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High-Schoolers Reach Out to Young Readers




Instead of chasing crushes and living up the end of his senior year at Thomas Jefferson High School for Science and Technology, 18-year-old Drew Tener decided to focus his time and energy on something a little more proactive – he’s teaching struggling first and second-grade boys how to read.838_easyreaders.jpg

He founded a six-week, free-of-charge program, coined Easy Readers, that teaches reading through hands-on activities, such as treasure hunts or food preparation.

“At our family table, we had a few discussions about how boys are increasingly dropping out of high school and once I read studies about how serious it was, it really hit home,” said Tener. “Growing up, I can attest to the fact that boys don’t learn the same way as girls do and I figured ‘Why not do something about it?'”

So, he did, and was recently honored for his efforts. Tener and his fellow high-school-aged volunteers – all of whom are close friends – were recognized by Acacia Federal Savings Bank with the Horizons Award, part of the company’s Nice Guys awards ceremony that honors locals who give back to their community through volunteer efforts. Along with the award, $1,000 was given to a charity of the boys’ choice, which they, in turn, gave to the folks who helped them start it all – the Friends of the Oakton Library.

Youth Services Manager of Oakton Library, Nancy Bronez, said, “We lose a lot of young male readers around fifth grade, so for me, this program was really ideal.”

For over a year now, young boys have been meeting with their student mentors to make “Dirt Cake” from whipped cream and gummy worms and go on scavenger hunts – all the while learning to read recipe and clue cards – what Bronez calls examples of the cornerstone of everyday communication.

“Boys in particular like to read factual information, which is 95 percent of the content we take in on a daily basis,” said Bronez of things like news and directions. “Non-fiction’s just dessert on the bedside table.”

When Tener was first getting the program off the ground, he visited five local elementary schools to pass out fliers that urged those schools’ reading specialists to recommend boys they felt would benefit from the program. Currently, during the second running year of Easy Readers, Oakton Library oversees the program, hosting it in one of its meeting rooms.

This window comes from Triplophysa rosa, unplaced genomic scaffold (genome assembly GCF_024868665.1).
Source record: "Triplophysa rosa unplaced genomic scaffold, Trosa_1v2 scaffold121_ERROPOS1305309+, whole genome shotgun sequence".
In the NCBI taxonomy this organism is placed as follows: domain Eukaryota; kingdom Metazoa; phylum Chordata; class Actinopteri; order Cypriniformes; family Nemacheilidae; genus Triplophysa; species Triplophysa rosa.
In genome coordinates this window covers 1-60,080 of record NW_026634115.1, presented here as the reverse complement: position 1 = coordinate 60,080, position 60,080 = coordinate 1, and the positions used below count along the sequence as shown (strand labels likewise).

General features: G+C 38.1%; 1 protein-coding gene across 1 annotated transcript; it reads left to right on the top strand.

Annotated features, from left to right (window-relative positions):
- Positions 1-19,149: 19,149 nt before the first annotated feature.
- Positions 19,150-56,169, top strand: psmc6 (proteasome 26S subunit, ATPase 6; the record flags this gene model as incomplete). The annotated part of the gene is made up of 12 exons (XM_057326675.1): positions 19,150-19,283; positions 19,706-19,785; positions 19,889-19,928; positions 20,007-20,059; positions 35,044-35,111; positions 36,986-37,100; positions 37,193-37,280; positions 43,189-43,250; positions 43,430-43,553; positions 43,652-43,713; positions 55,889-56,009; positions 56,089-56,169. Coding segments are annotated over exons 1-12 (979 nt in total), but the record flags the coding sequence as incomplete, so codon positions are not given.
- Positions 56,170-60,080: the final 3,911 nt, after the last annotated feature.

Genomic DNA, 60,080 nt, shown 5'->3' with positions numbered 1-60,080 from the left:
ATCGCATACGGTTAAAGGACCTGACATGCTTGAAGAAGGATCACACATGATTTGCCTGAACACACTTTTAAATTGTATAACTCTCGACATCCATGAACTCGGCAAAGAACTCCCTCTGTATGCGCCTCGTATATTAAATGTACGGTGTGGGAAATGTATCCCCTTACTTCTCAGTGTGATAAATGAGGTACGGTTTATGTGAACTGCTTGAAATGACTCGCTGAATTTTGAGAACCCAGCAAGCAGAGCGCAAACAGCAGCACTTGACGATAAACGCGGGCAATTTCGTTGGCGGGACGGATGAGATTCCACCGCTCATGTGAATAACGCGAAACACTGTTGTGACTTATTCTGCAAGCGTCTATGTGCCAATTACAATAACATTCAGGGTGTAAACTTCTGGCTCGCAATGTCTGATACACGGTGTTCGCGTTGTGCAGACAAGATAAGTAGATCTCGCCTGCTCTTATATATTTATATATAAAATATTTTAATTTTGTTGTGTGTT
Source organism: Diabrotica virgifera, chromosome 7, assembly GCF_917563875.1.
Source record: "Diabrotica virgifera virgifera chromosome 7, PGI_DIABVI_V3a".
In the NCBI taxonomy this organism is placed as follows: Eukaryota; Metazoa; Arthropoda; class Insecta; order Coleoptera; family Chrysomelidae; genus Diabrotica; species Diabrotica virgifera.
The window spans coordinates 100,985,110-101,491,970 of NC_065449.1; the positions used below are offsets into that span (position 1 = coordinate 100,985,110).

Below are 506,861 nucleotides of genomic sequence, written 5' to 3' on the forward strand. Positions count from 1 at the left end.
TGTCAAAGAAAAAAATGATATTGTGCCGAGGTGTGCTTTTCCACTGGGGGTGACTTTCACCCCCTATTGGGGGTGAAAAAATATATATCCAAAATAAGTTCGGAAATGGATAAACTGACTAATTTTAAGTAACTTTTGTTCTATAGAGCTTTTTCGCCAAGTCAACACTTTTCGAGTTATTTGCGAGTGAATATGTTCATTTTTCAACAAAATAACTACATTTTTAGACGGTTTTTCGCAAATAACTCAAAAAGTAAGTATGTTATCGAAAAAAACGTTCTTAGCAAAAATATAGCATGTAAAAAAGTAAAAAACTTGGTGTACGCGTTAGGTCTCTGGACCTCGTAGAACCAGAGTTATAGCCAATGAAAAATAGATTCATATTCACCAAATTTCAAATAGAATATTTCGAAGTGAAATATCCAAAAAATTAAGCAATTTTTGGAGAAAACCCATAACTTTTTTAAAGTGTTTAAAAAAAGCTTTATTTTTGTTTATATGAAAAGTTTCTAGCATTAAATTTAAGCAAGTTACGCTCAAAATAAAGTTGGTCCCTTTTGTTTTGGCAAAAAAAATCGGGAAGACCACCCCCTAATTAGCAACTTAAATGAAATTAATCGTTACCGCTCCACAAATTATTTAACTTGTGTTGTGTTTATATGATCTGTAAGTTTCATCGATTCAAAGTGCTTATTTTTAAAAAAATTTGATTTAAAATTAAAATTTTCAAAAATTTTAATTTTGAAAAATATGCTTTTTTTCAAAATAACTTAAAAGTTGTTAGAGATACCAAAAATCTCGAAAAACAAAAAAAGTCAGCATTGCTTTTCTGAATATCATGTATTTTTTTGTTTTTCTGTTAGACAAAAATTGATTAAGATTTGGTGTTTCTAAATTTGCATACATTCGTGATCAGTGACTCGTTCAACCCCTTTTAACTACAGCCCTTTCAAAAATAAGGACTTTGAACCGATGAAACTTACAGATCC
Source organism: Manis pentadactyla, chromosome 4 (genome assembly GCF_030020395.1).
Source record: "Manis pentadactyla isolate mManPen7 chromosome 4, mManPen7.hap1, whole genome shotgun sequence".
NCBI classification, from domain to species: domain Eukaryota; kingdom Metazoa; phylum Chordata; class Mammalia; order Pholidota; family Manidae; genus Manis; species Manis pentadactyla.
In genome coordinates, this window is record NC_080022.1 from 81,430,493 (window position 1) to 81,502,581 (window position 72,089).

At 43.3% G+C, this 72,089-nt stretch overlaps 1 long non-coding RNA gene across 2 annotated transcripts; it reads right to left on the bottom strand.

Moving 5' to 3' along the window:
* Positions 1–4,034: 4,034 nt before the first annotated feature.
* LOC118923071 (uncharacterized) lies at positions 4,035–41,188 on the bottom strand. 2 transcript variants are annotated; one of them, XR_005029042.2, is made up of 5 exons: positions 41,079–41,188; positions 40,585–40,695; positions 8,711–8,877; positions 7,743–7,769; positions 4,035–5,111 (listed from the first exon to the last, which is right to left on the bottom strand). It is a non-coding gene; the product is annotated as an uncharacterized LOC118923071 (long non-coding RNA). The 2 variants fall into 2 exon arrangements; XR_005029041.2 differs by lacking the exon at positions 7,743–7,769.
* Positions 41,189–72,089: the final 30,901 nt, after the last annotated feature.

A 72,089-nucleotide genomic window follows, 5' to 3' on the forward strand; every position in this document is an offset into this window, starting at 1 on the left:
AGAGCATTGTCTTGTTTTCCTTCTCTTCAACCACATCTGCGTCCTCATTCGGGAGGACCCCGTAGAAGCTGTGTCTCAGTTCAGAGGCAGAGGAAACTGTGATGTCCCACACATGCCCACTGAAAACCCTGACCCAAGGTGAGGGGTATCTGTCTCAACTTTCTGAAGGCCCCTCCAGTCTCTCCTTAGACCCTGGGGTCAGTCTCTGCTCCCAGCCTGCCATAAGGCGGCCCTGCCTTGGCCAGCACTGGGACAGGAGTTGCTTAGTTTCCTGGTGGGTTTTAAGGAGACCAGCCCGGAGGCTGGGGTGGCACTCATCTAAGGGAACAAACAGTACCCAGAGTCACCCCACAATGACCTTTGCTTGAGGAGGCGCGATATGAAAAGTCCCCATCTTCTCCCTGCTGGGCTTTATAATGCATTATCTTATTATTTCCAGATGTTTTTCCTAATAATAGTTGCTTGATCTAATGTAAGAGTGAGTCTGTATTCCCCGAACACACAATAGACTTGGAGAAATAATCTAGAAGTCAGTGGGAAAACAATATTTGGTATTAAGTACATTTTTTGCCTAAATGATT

“We aimed to get kids who would benefit the most from it,” said Tener, who noted that one of the boys recommended arrived shy but eventually was revealed as a quite talented reader.

“His teachers were like ‘Gosh, we had no idea he was this good,'” Tener told the News-Press.

According to Tener, surveys sent out to the parents of the children have come back with overwhelmingly positive feedback. Shelley Radomski has already seen noticeable improvements in her son Connor’s attitude towards reading.

“Now he sees reading as something that’s fun and the teenage mentors have made it just that with the planned activities instead of having the younger boys just sit there,” said Radomski.838_easyreadersCake.jpg

Youth Services Assistant at Oakton, Vicky Soto, is impressed with the leaders’ involvement as well, saying that she wouldn’t be surprised if the children remember their mentors for years to come. Tener said he hopes for just that.

“Our mentor Mike Meadows’ kid liked him so much that he asked his parents to tutor him and that’s the idea – for these kids to remember their leaders and form bonds with them,” said Tener.

The leaders make their ice-breaking first impression during Week One of the program when they dress up in costumes resembling book characters for the children, all the way from “Star Wars” to “Clifford,” the big red dog. It’s interactions like these that easily-distracted young boys need in order to get excited long enough to grasp the benefits.

“It’s not rocket science; the way to improve literacy is through reading,” said Bronez. “When you immerse a child in a concept, they can’t help but coming out smelling like it.”

Tener graduates from high school next spring and plans to take the program with him wherever he attends college, while his friends Danny Luciani and Drew Harrington make sure the program continues here locally.

“I’d love to spread this program all over the world. Every day I come here, I have fun with the kids and that’s why the volunteers come back each time,” said Tener. “And the activities – the older guys may not admit they like them but they do [laughs].”

Then again, what’s not to like about gummy worms and hunting for hidden treasure?

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